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Bees

Long before the internet and Kindle, I recall being taken to join the local library sometime in the 1960s. There was a display of fossilised sharks teeth in the window and the books carried a special library aroma. Although I was more into The Wind in the Willows and Black Beauty, popular authors were Kingsley Amis, Hammond Innes and Doris Lessing. From Lessing’s book ‘The Habit of Loving’, published in 1957, this quote brings to life the late summer garden.

“The smell of manure, of sun on foliage, of evaporating water, rose to my head; two steps farther, and I could look down into the vegetable garden enclosed within its tall pale of reeds – rich chocolate earth studded emerald green, frothed with the white of cauliflowers, jeweled with the purple globes of eggplant and the scarlet wealth of tomatoes.”

Aromas of manure are evocative of my own kitchen garden, as this has been the year of the compost heap. As an advocate of no-dig (saves the back and protects soil structure) I still require plenty of rich organic matter to spread on beds as a mulch. Dung from a resident Shetland pony used to nourish our heaps but since Flashman passed on, there has been a significant compost deficit. We toyed with the idea of buying weed-free municipal stuff but somehow this felt like cheating. Instead, I opted to up my game and move the heap from its shady nook down the garden to a prime site in the veg patch. Grass clippings, horse manure, weeds and green kitchen waste are applied in thin alternate layers of sappy and coarse material. In summer warmth and with a turn or two, I can excavate rich, brown, crumbly compost within six weeks. One manure-rich end, topped with soil is planted with pumpkins.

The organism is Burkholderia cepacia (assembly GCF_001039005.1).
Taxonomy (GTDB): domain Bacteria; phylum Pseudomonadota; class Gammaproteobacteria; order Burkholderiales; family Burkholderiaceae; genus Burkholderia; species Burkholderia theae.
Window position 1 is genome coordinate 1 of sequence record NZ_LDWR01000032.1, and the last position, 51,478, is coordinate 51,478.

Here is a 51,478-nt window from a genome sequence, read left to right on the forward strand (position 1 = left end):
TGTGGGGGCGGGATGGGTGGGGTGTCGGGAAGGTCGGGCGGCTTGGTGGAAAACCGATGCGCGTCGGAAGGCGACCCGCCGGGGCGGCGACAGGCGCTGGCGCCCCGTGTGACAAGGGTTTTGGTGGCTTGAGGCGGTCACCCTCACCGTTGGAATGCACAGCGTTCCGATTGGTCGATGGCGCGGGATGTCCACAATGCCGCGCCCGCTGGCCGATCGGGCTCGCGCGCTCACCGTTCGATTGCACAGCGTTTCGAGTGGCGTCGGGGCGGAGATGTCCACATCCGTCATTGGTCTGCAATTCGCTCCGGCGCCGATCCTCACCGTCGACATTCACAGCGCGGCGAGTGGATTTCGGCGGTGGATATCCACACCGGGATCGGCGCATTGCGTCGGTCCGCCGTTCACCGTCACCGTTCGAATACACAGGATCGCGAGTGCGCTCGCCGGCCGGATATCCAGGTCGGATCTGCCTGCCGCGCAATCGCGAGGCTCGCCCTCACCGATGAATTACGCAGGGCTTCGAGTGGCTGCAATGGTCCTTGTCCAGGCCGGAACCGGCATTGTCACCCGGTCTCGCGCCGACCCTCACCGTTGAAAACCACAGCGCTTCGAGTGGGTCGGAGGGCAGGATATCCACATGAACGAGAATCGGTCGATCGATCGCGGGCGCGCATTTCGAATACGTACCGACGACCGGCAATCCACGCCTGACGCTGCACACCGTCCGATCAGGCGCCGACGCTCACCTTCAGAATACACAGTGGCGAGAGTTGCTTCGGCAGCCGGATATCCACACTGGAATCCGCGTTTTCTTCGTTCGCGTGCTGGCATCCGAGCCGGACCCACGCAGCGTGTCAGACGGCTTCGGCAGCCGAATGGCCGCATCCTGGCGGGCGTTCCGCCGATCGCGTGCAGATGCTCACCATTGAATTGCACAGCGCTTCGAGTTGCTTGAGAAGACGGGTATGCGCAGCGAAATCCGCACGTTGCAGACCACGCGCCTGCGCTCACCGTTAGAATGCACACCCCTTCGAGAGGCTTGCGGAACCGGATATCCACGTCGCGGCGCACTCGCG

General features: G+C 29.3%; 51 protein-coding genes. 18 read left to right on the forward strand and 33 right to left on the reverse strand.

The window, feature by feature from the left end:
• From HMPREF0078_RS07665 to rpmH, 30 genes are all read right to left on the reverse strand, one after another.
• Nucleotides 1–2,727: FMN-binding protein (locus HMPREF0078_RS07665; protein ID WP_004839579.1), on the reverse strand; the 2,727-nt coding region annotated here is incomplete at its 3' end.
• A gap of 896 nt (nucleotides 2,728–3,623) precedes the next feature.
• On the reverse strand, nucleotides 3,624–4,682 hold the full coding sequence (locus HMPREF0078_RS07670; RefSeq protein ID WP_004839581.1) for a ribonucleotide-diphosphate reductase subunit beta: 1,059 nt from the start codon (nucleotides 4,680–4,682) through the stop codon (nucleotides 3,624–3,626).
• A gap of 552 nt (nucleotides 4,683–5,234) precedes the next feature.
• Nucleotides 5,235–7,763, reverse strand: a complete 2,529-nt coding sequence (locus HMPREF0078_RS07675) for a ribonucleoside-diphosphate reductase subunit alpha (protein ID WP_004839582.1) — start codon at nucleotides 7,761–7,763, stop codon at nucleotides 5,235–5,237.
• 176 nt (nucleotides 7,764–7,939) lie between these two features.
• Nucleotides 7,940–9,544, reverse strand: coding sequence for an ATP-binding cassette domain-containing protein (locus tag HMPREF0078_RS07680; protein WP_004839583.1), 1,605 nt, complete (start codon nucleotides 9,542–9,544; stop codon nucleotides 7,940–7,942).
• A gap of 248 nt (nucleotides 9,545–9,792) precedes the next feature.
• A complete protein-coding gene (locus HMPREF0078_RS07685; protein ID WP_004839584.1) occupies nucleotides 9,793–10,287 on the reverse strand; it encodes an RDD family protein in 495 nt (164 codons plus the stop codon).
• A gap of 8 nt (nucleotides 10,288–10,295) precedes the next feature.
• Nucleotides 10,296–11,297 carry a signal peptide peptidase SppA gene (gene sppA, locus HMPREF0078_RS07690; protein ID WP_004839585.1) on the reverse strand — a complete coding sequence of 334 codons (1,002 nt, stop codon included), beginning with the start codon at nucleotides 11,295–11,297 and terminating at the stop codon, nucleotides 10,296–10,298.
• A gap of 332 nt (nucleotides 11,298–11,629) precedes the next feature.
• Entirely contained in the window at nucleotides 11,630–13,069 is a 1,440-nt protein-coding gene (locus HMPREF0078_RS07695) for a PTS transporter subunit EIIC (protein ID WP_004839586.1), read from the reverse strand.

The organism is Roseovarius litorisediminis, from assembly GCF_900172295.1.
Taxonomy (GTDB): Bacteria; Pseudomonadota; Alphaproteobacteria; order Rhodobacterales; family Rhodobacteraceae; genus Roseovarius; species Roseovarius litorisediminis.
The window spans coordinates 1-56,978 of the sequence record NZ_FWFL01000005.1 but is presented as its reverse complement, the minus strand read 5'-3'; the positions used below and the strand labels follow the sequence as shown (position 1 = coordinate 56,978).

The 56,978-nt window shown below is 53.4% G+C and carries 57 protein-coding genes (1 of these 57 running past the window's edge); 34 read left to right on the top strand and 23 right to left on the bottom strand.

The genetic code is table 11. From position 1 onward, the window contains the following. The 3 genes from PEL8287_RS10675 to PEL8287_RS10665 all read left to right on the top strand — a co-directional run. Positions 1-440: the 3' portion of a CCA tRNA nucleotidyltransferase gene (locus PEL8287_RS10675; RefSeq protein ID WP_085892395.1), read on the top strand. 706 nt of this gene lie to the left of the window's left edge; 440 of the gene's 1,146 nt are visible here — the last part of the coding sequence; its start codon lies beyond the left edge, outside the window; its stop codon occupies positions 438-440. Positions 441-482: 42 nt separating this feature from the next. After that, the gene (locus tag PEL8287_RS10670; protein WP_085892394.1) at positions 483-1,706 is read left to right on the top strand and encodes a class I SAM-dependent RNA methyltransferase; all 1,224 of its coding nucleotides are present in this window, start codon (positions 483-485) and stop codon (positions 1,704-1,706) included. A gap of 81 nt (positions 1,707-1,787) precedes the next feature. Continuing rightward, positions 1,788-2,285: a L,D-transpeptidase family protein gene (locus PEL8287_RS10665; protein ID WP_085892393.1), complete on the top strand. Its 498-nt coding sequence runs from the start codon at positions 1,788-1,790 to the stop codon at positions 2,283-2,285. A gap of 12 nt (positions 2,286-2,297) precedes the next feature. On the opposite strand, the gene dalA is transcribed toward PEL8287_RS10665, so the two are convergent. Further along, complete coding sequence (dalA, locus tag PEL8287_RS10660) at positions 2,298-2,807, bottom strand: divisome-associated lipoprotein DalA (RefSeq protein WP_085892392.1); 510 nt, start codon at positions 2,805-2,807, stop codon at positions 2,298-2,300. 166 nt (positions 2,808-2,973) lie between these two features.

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Helping bees

  • Go pesticide free.
  • Grow a long season of nectar and pollen rich flowers such as borage. Bee species have varying tongue lengths, so a mix of flat and tubular flowers caters to all.
  • If you find what looks like a dying bee, it might just have run out of fuel. Fully stoked with nectar, a bee runs for about 30 minutes. Place your torpid bee on a flower or near some sugar water and it might revive.
  • Both bumble and solitary bees rely on rustic, undisturbed areas so leave a part of your plot wild
    and untouched.
  • In small plots with few nesting sites, add specially designed bee boxes for nests and hibernating queens.
  • Join the Bumblebee Conservation Trust.

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